And I want to thank the Industry Strategy Council, because they believe in a partnership model. Globally speaking, other countries don’t have a laissez-faire approach. Governments have very clear strategies on sectors, on technologies, and so that’s part of their industrial policy. In Canada, if we want to compete globally, if we want our companies to compete globally, if we want to create jobs and growth, we have to be strategic and smart. So, I think the [October Industry Strategy Council] reaffirms the fact that industrial policy, as I call it, the Innovation and Skills Plan, makes a lot of sense.
We were turning a corner and the pandemic hit. The fact that we have a strong foundation enabled us to really mobilize Canadian entrepreneurs, researchers, innovators and scientists for a , which allowed us to quickly pivot to producing personal protective equipment [PPE] here in Canada, which wasn’t the case prior to March, when virtually all of our PPE was sourced from international markets. Now, approximately 50 percent of our PPE is sourced locally. Gowns are made here in Canada. We’ve seen a significant number of companies that are building gowns, making gowns here, using construction house strap, or nylon from airbags.
So, these are just examples of our having a strong innovation-and-skills plan that built on the industrial policies of the past and enabled us to pivot quickly, and to use those programs and policies and use that industrial base to deal with some of the real challenges we’ve faced with COVID-19 around PPE. And of course, the investments in biotech and science that you’ve heard about.
You say that you already had an industrial policy in place. Others seem not to see it, given all the think tank reports that suggest otherwise. Explain the disconnect. Is there a possibility that your industrial policy isn’t as focused as it could be?
People see industrial policy through a very traditional lens in many cases. We saw what C. D. Howe did. He said, we’re an agriculture-based economy, and we’re going to make it an industrial powerhouse. And I’m saying we’re going to take our agricultural base and take our industrial base and make it more innovative.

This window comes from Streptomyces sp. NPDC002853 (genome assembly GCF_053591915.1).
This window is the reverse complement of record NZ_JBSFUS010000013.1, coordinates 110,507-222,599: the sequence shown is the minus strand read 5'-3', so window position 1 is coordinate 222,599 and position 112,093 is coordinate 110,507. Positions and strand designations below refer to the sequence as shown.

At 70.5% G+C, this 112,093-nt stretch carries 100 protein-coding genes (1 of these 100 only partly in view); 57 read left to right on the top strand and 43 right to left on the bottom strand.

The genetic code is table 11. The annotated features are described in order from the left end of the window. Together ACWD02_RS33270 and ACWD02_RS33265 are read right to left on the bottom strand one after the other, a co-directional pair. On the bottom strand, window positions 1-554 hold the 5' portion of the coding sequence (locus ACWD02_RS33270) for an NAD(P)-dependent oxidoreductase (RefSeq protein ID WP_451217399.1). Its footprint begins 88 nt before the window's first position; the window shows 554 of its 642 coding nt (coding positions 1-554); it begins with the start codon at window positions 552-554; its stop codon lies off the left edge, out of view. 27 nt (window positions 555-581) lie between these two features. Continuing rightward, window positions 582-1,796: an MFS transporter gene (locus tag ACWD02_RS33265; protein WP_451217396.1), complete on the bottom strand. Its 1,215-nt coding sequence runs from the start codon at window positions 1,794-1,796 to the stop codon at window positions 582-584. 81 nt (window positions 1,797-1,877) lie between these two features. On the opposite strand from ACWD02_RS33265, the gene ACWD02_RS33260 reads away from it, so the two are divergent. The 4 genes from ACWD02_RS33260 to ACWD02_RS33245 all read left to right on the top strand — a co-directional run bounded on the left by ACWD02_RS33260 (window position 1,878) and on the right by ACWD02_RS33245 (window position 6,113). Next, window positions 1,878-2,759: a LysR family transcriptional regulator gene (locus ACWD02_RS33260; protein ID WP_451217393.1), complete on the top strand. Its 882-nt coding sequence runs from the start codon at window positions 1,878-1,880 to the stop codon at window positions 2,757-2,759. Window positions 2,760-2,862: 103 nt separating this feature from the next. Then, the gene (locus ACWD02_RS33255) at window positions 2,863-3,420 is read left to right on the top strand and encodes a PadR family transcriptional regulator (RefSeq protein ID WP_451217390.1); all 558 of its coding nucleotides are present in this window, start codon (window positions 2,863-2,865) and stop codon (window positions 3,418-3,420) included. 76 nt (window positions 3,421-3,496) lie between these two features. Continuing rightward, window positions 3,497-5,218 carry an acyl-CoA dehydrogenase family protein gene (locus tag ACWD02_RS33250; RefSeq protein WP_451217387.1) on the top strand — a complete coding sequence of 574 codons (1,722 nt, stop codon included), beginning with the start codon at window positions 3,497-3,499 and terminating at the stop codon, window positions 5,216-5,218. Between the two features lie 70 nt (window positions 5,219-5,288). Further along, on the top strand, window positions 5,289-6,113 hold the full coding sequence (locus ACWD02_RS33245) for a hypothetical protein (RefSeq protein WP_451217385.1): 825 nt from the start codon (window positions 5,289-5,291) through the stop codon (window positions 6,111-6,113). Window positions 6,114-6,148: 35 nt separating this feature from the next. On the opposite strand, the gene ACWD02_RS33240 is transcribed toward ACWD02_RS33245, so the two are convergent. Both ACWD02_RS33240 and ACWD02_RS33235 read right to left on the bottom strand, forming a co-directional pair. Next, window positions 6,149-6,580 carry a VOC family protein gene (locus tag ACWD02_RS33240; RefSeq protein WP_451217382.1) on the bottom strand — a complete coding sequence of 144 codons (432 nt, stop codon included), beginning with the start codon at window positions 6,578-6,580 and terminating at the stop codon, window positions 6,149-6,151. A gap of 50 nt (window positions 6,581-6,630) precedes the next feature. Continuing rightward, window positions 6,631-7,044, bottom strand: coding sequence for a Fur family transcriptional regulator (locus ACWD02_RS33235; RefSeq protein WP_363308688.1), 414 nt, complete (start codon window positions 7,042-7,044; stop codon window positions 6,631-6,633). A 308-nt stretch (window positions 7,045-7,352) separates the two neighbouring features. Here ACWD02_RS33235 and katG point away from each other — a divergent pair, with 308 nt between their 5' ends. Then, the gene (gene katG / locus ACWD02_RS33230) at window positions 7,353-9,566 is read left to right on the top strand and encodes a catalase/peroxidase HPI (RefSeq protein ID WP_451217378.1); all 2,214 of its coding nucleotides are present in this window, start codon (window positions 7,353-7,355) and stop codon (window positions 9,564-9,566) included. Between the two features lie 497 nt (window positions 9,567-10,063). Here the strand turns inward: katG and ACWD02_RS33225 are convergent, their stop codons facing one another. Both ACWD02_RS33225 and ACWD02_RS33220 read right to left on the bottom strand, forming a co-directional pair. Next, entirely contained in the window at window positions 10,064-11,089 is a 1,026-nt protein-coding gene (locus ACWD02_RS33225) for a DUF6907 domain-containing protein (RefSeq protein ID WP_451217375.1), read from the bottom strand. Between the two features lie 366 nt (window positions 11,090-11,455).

How do we do that? We focus on cross-sectoral cutting-edge technologies and platforms like AI, like cleantech, like digital. This is what we’ve seen reflected in our programs like the supercluster initiative; or what you’re seeing when we’re updating our laws around privacy and data, or that you see in the investments we’re making to deal with the digital divide around connectivity, or the investments most recently for the , leveraging our resource sector and building batteries here that are applicable not only to cars but buses and planes and trains and ships.
So, that’s how I view it. That’s been my approach. That’s been the direction you take it, by investing in those common platforms that go beyond just one particular sector in one particular region.
What are your big bets? We talked about the moon. Are there others?
I’m betting on Canadians. I say that because if you talk about my first crack at our industrial policy that we started to develop in 2015 and 2016, it was the Innovation and Skills Plan. We focused a lot on lifelong learning. We focused on coding initiatives at a young age to give kids the digital skills and digital literacy they needed, not necessarily to learn how to code, because machines will do a lot of that, but just to develop the acumen that they need to succeed in a digital economy. We invested a lot in work, integrated learning, again with a strong emphasis on digital skills. So, if you’re a history major, or if you’re an art major, or if you have a background in science, for example, you need digital skills because a lot of companies are adopting AI and adopting technology. You need to be able to navigate that.